Testosterone Does not Increase Estradiol Levels in Women

This webinar will provide the literature proof that testosterone administration to women does not increase E2 levels (it does in men but not in women). Researchers studied high-dose testosterone replacement in biologically female patients that were transgender males (females became males). The expected result was that testosterone administration should increase E2 levels. It didn’t. Not only did the E2 levels not increase, but they decreased! The concerns regarding aromatization of testosterone into supraphysiologic levels of E2 were not evident. Even AACE guidelines state that E2 levels in transgender males should be lowered with aromatase inhibitors to prevent endometrial malignancies. The alternative is prophylactic hysterectomy and oophorectomy. However, many studies prove the decrease in E2 levels by several different mechanisms which we will review. A regression analysis revealed a statistically significant decrease in BMI and E2 levels with increasing serum testosterone levels.


  1. Review studies demonstrating serum E2 levels achieved with high dose testosterone replacement in transgender males (originally biologically female XX) is not of concern.
  2. Discuss the lack of data demonstrating any MACE or adverse health outcome to high dose testosterone administration to transgender males, particularly in female reproductive tissues.
  3. Recall that outcome studies proved a decrease in E2 levels in women after testosterone administration, the opposite of what would be expected.
  4. Contrast the different effects in outcome studies between men and women regarding aromatization of testosterone into E2.
  5. Evaluate other outcome RCTs demonstrating no evidence of an increase in serum E2 levels that could act as an added cancer risk to female reproductive tissue.
  6. Identify those studies that prove there is no evidence for elevated estradiol levels that would need to be mitigated with aromatase inhibitors as dictated in recent AACE guidelines.
  7. Review labs demonstrating typical E2 and testosterone lab values attained in my patient population of breast cancer patients.
  8. Discuss the risks and harms of estrogen deprivation from the use of testosterone-alone.


Your 58 y/o female patient, s/p mastectomy for breast cancer 6 years ago, calls to explain that she does not feel well after stopping her hormone regimen as advised by her new oncologist. The admonition and belittling by her oncologist for taking hormones was very unsettling and disconcerting as she was led to believe that the hormones that she had been taking were harmful and could lead to increased risk of cancer recurrence. Now she feels miserable off the hormones, the same as before when she stopped her hormone regimen which consists of high dose P4 and testosterone. Your patient wants to continue her HRT regimen but not if it could cause potential harm. She also does not wish to go against the advice of her very prominent and experienced oncologist. A lengthy discussion ensued as you had to explain the differing viewpoints and that the response from the oncologist is expected and appropriate based on their understanding of hormones and cancer. All hormones are forbidden in breast cancer survivors based on the understanding that both estrogen and progestin increase the stimulation of breast cancer.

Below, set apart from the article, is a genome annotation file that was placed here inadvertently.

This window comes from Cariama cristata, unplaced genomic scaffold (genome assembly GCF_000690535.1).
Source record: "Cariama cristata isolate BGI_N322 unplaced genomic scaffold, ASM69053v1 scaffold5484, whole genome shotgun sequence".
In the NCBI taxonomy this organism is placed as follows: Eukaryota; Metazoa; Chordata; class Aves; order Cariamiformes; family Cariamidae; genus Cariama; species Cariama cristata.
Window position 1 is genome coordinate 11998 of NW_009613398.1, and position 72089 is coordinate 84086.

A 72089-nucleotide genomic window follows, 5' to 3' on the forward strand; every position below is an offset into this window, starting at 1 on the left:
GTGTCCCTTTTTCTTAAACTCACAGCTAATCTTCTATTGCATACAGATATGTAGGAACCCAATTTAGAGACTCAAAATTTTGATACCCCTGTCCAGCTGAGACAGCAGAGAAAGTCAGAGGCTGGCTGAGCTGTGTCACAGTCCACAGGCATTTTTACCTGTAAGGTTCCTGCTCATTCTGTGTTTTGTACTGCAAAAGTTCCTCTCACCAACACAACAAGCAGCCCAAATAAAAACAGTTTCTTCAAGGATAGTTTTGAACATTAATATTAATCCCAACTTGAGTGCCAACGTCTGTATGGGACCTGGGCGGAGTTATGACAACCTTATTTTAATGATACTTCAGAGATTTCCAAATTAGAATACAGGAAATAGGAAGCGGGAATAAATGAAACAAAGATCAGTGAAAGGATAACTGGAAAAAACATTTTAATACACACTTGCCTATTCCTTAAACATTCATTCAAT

After completing the webinar series on testosterone for women, you provide the various studies demonstrating the safety and efficacy of testosterone, both as a treatment for active cancer as well as prophylaxis against breast cancer recurrence. The same goes for micronized progesterone. In addition, both P4 and testosterone can mitigate the side effects of tamoxifen and aromatase inhibitors, which the patient stopped after 5 years. Without being condescending toward the oncologist, you politely explain that the oncologist may not be aware of the literature support for testosterone and P4 in being so efficacious in both the treatment of and prevention of breast cancer. The oncologist is just doing what they were taught and trained to do. At the risk of being confrontational and having a poor working relationship with the oncologist, you advise the patient not to give the extensive literature review to the oncologist. Rather instead, you advise the patient to inform the oncologist that she will stop the HRT regimen and to show appreciation for the advice and education on hormones. The patient can then base her treatment decision on all the literature that you have provided demonstrating the tremendous benefits and lack of harm in the HRT regimen you have prescribed.

Respectfully, Neal